It should be recalled, further, that §1 of the censorship decree of December 19, 1788, already stated:
“It is certainly not the intention of the censorship to hinder a decent, earnest and modest investigation of the truth or otherwise impose any unnecessary and burdensome constraint on writers”.
In Article II of the censorship decree of October 18, 1819, it is stated again:
“The censorship will not prevent serious and modest investigation of truth nor impose undue constraint on writers”.
Compare with this the introductory words of the censorship instruction of December 24, 1841 130:
“In order already now to free the press from improper restrictions, which are against the intentions of the All-Highest, His Majesty the King, by a supreme order issued to the royal state ministry [... ] has been pleased to disapprove expressly of any undue constraint on the activity of writers and [...] empowered us to direct the censors anew to due observance of Article II of the censorship decree of October 18, 1819”.
Finally, let us recall the following statement:
“The censor can very well permit a frank discussion also of internal affairs. — The undeniable difficulty of determining the correct limits in this ‘matter should not deter the censor from endeavouring to comply with the true intention of the law, nor mislead him into the kind of anxiety which has already only too often given rise to misinterpretations of the government’s intention”.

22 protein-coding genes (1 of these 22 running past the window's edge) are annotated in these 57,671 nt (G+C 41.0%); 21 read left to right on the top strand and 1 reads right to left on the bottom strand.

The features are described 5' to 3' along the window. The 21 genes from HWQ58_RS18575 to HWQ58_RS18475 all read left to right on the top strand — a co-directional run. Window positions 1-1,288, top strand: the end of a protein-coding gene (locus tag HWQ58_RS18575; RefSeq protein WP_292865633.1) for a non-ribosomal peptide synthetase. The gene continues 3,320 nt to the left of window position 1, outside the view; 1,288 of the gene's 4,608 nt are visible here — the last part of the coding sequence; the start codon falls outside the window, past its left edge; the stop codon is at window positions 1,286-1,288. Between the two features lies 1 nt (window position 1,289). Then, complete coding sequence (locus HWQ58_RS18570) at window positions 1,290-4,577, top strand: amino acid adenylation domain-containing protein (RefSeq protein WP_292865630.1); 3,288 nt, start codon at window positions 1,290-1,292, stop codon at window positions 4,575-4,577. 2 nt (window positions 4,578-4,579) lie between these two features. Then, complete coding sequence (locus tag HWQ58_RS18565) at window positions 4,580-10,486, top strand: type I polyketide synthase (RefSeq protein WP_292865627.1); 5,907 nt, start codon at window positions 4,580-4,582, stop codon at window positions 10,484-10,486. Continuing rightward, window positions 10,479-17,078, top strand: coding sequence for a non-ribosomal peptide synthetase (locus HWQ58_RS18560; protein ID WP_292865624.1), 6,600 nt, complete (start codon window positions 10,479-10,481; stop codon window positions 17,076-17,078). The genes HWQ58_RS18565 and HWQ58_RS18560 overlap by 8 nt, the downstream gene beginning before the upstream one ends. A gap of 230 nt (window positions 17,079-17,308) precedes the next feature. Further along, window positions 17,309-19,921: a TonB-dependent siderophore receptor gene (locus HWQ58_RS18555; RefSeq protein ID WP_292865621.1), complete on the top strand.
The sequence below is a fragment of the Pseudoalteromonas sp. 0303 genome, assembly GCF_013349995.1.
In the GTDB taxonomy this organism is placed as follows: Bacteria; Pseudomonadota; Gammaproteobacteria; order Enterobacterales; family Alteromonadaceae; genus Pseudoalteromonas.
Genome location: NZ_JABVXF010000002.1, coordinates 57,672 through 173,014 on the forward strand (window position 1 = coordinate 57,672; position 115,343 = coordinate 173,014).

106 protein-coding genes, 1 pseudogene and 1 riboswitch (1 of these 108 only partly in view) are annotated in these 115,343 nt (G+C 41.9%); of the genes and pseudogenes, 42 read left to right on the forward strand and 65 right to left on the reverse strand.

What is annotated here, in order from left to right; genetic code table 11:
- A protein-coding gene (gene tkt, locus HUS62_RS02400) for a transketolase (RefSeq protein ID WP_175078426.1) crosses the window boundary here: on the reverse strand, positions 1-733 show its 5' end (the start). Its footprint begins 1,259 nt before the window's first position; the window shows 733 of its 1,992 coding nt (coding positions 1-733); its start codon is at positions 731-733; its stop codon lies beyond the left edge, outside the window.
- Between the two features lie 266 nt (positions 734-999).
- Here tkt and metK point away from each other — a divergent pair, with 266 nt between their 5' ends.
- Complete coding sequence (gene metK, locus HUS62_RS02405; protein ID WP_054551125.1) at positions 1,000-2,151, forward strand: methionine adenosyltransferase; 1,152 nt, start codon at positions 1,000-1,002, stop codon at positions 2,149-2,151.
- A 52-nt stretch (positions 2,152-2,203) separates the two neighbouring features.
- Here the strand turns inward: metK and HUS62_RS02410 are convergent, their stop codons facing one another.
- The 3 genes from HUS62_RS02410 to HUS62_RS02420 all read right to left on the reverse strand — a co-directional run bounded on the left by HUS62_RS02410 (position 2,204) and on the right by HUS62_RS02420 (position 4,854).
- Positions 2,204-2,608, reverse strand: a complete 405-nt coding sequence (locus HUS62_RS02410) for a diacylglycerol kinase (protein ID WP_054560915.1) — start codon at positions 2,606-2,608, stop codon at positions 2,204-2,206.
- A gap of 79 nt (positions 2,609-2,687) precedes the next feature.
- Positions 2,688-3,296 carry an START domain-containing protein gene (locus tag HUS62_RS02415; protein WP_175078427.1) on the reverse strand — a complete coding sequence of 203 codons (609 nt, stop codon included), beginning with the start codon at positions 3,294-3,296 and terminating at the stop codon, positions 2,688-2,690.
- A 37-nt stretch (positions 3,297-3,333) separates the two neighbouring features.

In view of all these official declarations, it is clear that the question why censorship obstacles have occurred despite the wish of the authorities that conditions in the Mosel region should be discussed as frankly and publicly as possible, becomes instead the more general question: why, in spite of the “intention of the law”, the “government’s intention,” and, finally, the “intentions of the All Highest”, should the press in 1841 admittedly still have to be freed “from improper restrictions”, and the censorship in 1841 have to be reminded of Article II of the 1819 decree? As regards the Mosel region in particular, the former question should not ask what special obstacles to the press have occurred, but what special measures in favour of the press should be taken by way of exception to ensure that this partial discussion of internal conditions is as frank and public as possible.
The clearest indication of the inner content and character of political literature and the daily press prior to the above-mentioned Cabinet Order is contained in the following statement of the censorship instruction:
“In this way it may be hoped that both political literature and the daily press will realise their function better, adopt a more dignified tone, and in future will scorn to speculate on the curiosity of their readers through communication of baseless reports taken from foreign newspapers, etc., etc. ... It is to be expected that thereby greater sympathy for the interests of the Fatherland will be aroused and thus national feeling enhanced”.